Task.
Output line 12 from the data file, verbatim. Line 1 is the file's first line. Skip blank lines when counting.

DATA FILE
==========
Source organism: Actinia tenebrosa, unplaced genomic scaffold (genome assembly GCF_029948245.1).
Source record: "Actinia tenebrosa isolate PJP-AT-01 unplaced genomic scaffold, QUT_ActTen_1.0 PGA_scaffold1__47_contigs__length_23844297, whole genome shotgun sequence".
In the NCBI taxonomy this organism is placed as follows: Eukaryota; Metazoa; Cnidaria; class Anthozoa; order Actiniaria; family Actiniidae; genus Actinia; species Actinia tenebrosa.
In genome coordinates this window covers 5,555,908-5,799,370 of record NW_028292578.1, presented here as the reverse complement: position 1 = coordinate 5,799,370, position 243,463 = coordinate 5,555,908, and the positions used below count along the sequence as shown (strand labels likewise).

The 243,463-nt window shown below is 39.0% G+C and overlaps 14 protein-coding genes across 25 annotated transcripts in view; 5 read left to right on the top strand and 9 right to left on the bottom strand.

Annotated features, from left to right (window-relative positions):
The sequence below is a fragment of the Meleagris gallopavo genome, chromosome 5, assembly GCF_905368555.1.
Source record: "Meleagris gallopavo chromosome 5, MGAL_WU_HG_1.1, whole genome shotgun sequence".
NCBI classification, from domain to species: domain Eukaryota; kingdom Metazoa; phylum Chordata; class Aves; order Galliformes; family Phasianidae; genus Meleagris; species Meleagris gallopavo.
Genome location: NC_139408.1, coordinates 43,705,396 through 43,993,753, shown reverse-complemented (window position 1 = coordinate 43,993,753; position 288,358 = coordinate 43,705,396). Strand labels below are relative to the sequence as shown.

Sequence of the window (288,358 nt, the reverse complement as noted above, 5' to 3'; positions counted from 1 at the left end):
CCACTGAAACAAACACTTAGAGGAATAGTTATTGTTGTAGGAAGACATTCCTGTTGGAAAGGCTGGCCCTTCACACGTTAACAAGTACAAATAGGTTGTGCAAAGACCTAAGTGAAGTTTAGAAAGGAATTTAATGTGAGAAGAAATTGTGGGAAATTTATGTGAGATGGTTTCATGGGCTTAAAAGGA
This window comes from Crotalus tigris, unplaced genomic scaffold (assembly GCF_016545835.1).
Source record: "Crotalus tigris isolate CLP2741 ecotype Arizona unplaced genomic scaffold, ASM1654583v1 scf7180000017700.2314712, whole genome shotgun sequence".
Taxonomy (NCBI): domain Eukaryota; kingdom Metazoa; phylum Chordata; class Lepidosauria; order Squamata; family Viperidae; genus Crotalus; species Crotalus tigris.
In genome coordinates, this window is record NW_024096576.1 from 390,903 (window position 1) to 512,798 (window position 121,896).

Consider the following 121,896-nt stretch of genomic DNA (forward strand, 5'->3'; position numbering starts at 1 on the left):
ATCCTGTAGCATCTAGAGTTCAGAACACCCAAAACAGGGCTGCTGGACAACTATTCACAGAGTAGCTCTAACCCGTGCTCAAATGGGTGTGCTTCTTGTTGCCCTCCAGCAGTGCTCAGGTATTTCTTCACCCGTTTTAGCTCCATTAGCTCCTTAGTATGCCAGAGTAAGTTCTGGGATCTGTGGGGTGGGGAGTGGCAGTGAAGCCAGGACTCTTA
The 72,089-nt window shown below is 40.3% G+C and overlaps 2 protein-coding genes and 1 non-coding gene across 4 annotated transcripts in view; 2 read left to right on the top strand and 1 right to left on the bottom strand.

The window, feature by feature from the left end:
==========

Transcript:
CCACTGAAACAAACACTTAGAGGAATAGTTATTGTTGTAGGAAGACATTCCTGTTGGAAAGGCTGGCCCTTCACACGTTAACAAGTACAAATAGGTTGTGCAAAGACCTAAGTGAAGTTTAGAAAGGAATTTAATGTGAGAAGAAATTGTGGGAAATTTATGTGAGATGGTTTCATGGGCTTAAAAGGA